‘Silent Hill’ traumatized the director.
Mickey Keating is a king of mumblegore, or super low-budget indie horror. His films such as Pod and Darling are deeply affecting and made with minimal resources. They’re not just scary, but delve into the nature of being human and experiencing terror. In his latest film Offseason, Keating takes those themes to a cosmic level as a woman returns to her mother’s hometown after her mother’s death.
We spoke with Keating over the phone about Japanese horror movies, filming in small-town Florida, and the iconic video game series Silent Hill.
Dread Central: I’d love to hear about the inspiration behind Offseason and why you chose this subject for your latest film.
Mickey Keating: I love Southern Gothic literature and there are certain stories that you read growing up that would just kind of stick with you. And two of ’em were Shirley Jackson’s “The Summer People”, which isn’t quite Southern Gothic. But it’s, it’s very creepy and just strange and weird. And then the other one is William Faulkner’s “A Rose for Emily”. I wanted to make something, a movie that was a little bit more in line with a kind of creepy old antique book you might find in like in an antique shop as opposed to my other films which are very much homage heavy. I wanted to switch that up a little bit this time.
Your work is so interesting in that you work on so many different subgenres and take on so many different kinds of worlds of horror. And I just wanted to hear more about your approach to making horror movies and why you love dabbling in so many different types of horror.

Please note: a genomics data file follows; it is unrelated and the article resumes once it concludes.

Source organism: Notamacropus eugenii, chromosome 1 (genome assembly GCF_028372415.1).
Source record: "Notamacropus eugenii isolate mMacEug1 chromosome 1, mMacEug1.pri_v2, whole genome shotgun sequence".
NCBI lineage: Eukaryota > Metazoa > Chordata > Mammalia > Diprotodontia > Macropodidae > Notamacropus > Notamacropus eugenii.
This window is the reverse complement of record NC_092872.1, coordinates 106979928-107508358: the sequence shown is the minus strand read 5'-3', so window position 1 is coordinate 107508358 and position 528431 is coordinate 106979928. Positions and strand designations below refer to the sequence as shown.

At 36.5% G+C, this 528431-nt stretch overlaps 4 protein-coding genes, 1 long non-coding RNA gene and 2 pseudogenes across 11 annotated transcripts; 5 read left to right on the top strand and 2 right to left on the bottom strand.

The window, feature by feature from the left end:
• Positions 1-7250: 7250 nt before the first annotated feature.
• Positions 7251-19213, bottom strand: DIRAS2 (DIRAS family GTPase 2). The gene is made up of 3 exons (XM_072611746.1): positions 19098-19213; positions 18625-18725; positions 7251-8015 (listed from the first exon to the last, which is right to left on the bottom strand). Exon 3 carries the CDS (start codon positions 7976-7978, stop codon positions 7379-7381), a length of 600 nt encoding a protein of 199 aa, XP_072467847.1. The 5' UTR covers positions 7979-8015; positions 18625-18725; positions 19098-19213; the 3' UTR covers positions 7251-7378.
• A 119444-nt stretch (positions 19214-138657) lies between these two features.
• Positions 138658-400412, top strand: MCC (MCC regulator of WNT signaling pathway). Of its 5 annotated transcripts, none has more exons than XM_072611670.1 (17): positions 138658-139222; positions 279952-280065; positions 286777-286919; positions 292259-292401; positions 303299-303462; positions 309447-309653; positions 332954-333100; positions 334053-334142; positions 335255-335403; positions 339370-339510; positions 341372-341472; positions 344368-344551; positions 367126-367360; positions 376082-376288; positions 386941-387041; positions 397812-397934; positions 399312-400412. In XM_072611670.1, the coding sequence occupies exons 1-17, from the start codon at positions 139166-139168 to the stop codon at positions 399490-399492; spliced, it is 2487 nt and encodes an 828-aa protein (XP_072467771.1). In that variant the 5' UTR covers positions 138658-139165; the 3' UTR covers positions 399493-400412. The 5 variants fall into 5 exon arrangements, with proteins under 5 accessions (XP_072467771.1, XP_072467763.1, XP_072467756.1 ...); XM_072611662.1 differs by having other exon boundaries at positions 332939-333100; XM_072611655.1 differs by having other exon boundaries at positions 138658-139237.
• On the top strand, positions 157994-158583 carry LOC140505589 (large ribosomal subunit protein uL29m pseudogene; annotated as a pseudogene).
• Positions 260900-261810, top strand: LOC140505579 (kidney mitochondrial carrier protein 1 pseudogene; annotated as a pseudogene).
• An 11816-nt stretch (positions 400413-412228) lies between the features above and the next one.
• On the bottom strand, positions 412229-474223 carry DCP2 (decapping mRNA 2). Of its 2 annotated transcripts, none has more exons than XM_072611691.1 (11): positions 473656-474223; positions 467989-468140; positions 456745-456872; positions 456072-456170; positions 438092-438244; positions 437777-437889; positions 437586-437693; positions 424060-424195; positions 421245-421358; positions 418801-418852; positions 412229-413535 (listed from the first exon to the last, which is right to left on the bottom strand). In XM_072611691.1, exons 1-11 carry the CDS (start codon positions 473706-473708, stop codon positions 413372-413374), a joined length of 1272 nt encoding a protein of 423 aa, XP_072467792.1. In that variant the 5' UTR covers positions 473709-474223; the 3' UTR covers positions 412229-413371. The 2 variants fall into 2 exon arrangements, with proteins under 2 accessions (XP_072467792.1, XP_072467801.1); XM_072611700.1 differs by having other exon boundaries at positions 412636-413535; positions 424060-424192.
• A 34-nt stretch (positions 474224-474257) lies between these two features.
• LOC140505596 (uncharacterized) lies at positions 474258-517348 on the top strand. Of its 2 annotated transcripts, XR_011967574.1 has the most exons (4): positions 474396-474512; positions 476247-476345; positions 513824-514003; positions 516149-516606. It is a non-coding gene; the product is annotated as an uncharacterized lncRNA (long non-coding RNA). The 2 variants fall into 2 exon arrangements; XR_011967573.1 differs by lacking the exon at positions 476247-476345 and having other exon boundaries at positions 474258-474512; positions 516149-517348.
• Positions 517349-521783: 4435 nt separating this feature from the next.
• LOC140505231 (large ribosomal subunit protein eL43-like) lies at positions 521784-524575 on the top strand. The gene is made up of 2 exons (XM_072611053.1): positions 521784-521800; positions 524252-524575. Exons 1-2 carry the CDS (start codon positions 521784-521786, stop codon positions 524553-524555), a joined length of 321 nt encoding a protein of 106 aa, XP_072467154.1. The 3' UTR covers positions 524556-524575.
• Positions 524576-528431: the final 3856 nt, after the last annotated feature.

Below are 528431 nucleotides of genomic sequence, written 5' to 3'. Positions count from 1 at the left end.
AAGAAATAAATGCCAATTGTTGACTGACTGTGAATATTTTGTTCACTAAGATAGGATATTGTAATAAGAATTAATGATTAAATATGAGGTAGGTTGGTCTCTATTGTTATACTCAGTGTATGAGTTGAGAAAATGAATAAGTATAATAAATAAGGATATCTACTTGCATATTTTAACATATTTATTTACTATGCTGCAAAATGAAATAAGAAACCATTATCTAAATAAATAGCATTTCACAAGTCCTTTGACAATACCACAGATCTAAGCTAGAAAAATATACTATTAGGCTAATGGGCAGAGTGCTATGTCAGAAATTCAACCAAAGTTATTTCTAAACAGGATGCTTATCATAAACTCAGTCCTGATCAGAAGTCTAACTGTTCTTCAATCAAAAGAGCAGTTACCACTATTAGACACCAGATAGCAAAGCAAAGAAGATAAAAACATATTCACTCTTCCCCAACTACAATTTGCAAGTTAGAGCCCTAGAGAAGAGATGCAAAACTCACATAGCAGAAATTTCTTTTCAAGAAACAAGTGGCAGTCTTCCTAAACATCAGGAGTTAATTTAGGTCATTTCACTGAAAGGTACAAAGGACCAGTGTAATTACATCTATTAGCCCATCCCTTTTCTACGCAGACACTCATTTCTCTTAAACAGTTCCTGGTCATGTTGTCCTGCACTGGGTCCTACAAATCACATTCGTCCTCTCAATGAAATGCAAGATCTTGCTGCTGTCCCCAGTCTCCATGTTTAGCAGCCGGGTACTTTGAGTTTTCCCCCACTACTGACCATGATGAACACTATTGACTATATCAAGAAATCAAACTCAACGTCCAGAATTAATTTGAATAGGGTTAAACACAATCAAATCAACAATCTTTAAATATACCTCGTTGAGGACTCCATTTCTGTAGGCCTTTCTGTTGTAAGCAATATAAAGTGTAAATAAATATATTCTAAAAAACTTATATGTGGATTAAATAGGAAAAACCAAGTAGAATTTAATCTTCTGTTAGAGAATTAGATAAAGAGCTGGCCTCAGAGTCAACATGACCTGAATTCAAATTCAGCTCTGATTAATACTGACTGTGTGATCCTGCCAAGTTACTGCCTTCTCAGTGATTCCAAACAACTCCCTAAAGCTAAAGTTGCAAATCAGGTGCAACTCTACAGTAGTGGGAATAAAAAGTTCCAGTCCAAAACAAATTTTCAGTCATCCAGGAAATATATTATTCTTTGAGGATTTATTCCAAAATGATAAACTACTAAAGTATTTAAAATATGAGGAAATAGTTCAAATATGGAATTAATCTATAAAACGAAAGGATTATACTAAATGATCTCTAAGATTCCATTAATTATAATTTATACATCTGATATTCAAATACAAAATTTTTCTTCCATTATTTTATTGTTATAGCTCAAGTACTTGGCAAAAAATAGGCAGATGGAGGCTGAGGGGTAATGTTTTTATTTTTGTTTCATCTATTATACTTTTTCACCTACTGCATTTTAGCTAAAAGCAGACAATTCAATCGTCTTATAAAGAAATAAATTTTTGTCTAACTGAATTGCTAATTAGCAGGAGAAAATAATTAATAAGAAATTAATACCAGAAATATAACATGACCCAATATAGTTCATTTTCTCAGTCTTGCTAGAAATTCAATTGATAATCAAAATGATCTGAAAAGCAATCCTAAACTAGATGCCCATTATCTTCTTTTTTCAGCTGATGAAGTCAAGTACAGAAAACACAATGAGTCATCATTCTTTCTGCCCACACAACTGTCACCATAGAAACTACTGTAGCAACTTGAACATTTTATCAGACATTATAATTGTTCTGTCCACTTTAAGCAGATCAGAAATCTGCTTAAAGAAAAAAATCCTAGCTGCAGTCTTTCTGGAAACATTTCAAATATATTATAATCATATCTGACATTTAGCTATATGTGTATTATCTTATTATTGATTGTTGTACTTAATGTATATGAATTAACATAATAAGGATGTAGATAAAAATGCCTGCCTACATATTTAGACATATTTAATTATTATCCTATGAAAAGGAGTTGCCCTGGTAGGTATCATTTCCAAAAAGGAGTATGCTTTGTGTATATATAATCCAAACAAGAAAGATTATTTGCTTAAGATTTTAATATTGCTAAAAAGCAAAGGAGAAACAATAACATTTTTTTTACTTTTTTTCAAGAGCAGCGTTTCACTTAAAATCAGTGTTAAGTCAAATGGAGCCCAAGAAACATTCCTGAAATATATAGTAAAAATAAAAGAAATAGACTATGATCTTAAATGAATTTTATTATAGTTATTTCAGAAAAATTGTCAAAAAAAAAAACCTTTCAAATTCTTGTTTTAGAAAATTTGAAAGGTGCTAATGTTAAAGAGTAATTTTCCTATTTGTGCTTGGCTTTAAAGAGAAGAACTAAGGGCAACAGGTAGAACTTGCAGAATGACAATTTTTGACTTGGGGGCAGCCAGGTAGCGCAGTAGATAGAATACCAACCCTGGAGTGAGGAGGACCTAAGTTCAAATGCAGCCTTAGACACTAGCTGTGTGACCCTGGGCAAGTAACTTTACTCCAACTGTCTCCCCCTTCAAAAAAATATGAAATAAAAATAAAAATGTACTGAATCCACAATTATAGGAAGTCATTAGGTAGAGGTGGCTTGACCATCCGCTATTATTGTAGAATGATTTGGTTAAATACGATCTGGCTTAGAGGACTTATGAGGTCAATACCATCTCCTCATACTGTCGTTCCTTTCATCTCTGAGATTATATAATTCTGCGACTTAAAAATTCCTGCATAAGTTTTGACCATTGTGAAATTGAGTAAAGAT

MK: I think it just comes down to the fact I love all kinds of cinema, you know? It’s all I’ve ever adored. I don’t have any other interests or hobbies. So, it’s not an intentional ‘oh, I’m gonna shake things up’. It’s just, there are so many different things that I love and wanna explore and try to see what my take on certain subgenres can be. And so that’s really the effort. It’s just purely, purely the love of cinema.
So what would you say is your favorite subgenre of horror?
MK: Oh, geez. I know this isn’t quite like a specific subgenre, but I really love the movies that mess with your head and mislead you. They force the audience to have their own interpretation. I love films Repulsion and The Tenant. Obviously I think The Shining is brilliant and it’s just leaving so much open to your own interpretation. So anytime a movie allows that and gives the viewer the keys to the car, that’s what I gravitate towards. And that kind of can stretch across a number of subgenres. I hope that’s an okay answer.
Oh, no, that’s a perfect answer. It’s more just like vibes, it’s hard to like encapsulate because horror is very fluid. So I am curious, what was it like working with, uh, contemporary horror icon Jocelin Donahue with Offseason?